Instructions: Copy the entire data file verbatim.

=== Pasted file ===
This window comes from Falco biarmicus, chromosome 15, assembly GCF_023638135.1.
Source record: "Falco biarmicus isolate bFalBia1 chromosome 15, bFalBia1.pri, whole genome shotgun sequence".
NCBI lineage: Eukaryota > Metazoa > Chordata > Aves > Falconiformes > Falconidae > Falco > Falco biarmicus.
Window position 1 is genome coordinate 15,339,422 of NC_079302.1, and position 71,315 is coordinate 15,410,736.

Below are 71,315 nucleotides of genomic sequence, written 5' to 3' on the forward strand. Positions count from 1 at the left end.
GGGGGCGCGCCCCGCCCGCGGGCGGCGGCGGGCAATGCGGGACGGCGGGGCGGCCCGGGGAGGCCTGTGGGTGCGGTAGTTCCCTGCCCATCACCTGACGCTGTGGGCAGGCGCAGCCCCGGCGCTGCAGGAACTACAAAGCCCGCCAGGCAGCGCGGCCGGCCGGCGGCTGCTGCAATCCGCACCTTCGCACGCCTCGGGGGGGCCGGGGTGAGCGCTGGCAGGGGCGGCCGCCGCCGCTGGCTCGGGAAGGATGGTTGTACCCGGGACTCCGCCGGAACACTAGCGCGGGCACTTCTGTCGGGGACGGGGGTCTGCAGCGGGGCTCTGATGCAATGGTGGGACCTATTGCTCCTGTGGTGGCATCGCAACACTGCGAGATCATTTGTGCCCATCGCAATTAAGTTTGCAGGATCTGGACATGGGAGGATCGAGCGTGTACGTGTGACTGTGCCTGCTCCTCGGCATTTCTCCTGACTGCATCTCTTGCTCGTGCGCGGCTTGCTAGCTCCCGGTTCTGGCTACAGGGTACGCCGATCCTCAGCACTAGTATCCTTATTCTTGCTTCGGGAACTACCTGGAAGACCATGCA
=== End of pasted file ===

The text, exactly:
This window comes from Falco biarmicus, chromosome 15, assembly GCF_023638135.1.
Source record: "Falco biarmicus isolate bFalBia1 chromosome 15, bFalBia1.pri, whole genome shotgun sequence".
NCBI lineage: Eukaryota > Metazoa > Chordata > Aves > Falconiformes > Falconidae > Falco > Falco biarmicus.
Window position 1 is genome coordinate 15,339,422 of NC_079302.1, and position 71,315 is coordinate 15,410,736.

Below are 71,315 nucleotides of genomic sequence, written 5' to 3' on the forward strand. Positions count from 1 at the left end.
GGGGGCGCGCCCCGCCCGCGGGCGGCGGCGGGCAATGCGGGACGGCGGGGCGGCCCGGGGAGGCCTGTGGGTGCGGTAGTTCCCTGCCCATCACCTGACGCTGTGGGCAGGCGCAGCCCCGGCGCTGCAGGAACTACAAAGCCCGCCAGGCAGCGCGGCCGGCCGGCGGCTGCTGCAATCCGCACCTTCGCACGCCTCGGGGGGGCCGGGGTGAGCGCTGGCAGGGGCGGCCGCCGCCGCTGGCTCGGGAAGGATGGTTGTACCCGGGACTCCGCCGGAACACTAGCGCGGGCACTTCTGTCGGGGACGGGGGTCTGCAGCGGGGCTCTGATGCAATGGTGGGACCTATTGCTCCTGTGGTGGCATCGCAACACTGCGAGATCATTTGTGCCCATCGCAATTAAGTTTGCAGGATCTGGACATGGGAGGATCGAGCGTGTACGTGTGACTGTGCCTGCTCCTCGGCATTTCTCCTGACTGCATCTCTTGCTCGTGCGCGGCTTGCTAGCTCCCGGTTCTGGCTACAGGGTACGCCGATCCTCAGCACTAGTATCCTTATTCTTGCTTCGGGAACTACCTGGAAGACCATGCA